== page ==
Recursion- The basics

Recursion is the process in which a function or sub-routine calls itself. It is similar to looping, except that for each iteration (calling) a new set of local data is created. Like looping, recursion must start somewhere, and must at some point stop recursing.

```1 #include <stdio.h>
2 #include <stdlib.h>
3
5 {
6 		int Sum=0, Value;
7 		printf("Enter value, or 0 to stop: ");
8 		scanf( "%d", &Value );
9 		if( Value != 0 ) /* 'If' decision may start new level of recursion, or terminate it */
10 			Sum = Value + AddEm(); /* Into recursion */
11 		return( Sum ); /* Returning from recusrion */
12 }
13 void main( void )
14 {
15 		int i;
17 		printf("Total: %d\n", i);
18 }```

In the example program above, AddEm is a recursive function, it calls itself in line 10 if the user entered a value other than 0. Every time the AddEm function is called, even if called by itself, a brand new Sum and Value are created. This re-creation of local variables is a key element of recursion.

Line 17 calls the recursive function, but this is not the start of recursion. In line 9, the AddEm function determines if the user entered a non-zero value. If they did, then recursion is entered be calling AddEm calling itself, and using the return value from that call.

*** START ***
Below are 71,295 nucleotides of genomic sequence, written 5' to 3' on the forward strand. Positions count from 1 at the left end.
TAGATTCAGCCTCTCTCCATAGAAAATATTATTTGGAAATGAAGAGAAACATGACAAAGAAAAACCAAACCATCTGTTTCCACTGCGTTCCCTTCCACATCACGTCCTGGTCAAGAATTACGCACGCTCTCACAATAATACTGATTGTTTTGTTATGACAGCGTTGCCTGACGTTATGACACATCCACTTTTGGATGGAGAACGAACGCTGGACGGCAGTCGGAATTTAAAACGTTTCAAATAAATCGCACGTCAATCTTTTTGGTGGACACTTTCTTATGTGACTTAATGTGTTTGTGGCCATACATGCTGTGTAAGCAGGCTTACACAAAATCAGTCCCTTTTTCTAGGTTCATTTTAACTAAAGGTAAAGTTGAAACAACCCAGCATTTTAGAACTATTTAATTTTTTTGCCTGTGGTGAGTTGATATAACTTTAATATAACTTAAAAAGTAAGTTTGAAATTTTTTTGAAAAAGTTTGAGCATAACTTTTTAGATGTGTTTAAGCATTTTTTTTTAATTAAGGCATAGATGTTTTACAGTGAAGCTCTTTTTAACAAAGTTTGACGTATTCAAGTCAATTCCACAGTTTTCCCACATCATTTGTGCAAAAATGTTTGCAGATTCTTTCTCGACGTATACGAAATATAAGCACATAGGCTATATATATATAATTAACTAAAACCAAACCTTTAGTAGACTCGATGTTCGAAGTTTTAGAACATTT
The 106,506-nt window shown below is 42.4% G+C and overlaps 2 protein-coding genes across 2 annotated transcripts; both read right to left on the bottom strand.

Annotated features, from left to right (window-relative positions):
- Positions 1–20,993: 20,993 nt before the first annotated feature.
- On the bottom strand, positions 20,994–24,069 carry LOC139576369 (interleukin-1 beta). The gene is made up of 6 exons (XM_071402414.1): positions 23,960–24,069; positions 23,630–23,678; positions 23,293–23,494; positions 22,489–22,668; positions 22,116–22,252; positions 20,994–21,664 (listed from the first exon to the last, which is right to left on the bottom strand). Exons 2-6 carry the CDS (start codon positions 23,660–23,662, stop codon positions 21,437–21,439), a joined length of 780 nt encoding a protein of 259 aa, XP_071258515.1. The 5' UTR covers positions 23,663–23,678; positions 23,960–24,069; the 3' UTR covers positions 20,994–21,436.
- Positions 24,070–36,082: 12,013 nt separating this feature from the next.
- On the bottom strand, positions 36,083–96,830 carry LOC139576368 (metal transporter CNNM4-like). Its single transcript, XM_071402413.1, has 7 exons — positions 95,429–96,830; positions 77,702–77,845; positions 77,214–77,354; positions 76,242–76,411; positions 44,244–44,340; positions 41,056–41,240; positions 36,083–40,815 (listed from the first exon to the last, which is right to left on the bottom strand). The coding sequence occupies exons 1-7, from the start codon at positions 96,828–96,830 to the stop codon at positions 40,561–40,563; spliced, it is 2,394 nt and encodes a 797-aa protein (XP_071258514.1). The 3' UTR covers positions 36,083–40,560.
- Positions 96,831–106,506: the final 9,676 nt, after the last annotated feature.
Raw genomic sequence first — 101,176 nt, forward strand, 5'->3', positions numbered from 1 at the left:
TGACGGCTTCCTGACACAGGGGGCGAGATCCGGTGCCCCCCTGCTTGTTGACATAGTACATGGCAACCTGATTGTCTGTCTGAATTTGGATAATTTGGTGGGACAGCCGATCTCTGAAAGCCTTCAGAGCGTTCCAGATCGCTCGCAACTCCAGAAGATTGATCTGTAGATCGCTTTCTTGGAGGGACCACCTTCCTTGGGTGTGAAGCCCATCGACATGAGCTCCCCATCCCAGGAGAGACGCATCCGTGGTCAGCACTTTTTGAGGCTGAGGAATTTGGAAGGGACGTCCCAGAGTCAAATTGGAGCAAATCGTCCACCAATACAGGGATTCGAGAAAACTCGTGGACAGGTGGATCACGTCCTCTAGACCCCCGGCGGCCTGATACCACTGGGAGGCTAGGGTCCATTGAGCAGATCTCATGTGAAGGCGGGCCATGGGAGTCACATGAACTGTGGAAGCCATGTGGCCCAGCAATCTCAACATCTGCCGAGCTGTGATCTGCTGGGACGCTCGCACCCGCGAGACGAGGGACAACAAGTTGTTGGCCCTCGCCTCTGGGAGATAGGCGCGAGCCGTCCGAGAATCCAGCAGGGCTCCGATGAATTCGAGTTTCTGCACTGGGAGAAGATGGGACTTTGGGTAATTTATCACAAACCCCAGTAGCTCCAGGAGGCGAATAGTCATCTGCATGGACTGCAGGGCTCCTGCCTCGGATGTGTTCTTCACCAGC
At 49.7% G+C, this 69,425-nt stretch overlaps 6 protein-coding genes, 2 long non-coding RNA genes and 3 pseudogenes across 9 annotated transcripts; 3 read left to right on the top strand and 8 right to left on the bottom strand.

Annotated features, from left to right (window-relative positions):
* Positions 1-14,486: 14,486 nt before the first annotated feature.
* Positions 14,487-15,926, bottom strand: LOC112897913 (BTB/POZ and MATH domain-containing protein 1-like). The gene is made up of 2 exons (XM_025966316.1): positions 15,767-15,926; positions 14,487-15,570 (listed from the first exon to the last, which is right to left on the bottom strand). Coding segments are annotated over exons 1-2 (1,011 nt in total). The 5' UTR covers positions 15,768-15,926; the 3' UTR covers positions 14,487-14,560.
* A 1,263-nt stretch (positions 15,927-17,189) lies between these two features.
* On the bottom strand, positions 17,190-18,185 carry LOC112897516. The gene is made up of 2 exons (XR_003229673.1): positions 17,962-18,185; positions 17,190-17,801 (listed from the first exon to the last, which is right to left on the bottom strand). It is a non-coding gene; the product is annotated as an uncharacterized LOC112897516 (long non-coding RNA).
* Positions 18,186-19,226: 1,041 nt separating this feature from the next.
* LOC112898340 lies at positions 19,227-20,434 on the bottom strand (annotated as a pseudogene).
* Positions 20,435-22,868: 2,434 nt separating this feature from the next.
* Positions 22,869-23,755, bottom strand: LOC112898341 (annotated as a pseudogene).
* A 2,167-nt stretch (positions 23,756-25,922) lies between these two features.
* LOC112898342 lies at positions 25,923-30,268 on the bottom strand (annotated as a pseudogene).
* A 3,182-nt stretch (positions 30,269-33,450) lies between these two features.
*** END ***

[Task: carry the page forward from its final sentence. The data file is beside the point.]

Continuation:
However, once the user enters a zero value, then AddEm will not call itself again, it will simply return 0 to the caller. Depending on the data input by the user, Recursion may never be entered at all. The following represents the lines executed for a user's input:

User input: 0 Program lines: 13-16, 4-9, 11, 17

User Input: 1, 0 Program lines: 13-16, 4-10, 4-9, 11, 11, 17

User Input: 1, 2, 0 Program lines: 13-16, 4-10, 4-10, 4-9, 11, 11, 11, 17

Note how lines 4-10 are repeated, then the return of each recursive call (line 11) is performed. Each copy of local variables is still in existence at each level of recursion. And line 11 of each call is not reached unless the entered 0, of the call to AddEm in line 11 has returned.

Think of the call in line 10 as another function other than AddEm. Of course this function will not resume until after the called function has returned, the same operation holds true for this example of recursion. The realization that a new copy of local data for each function call may help clarification of recursion.

The Example above is actually an academic demonstration of recursion. The actual code would be better performed in a simple loop. In actual practice, recursion is often used as goal-find of problem-solving algorithms. Binary tree searches, data retrieval, maze searches, pattern matches, and other high-level applications are more practical of recursion in action.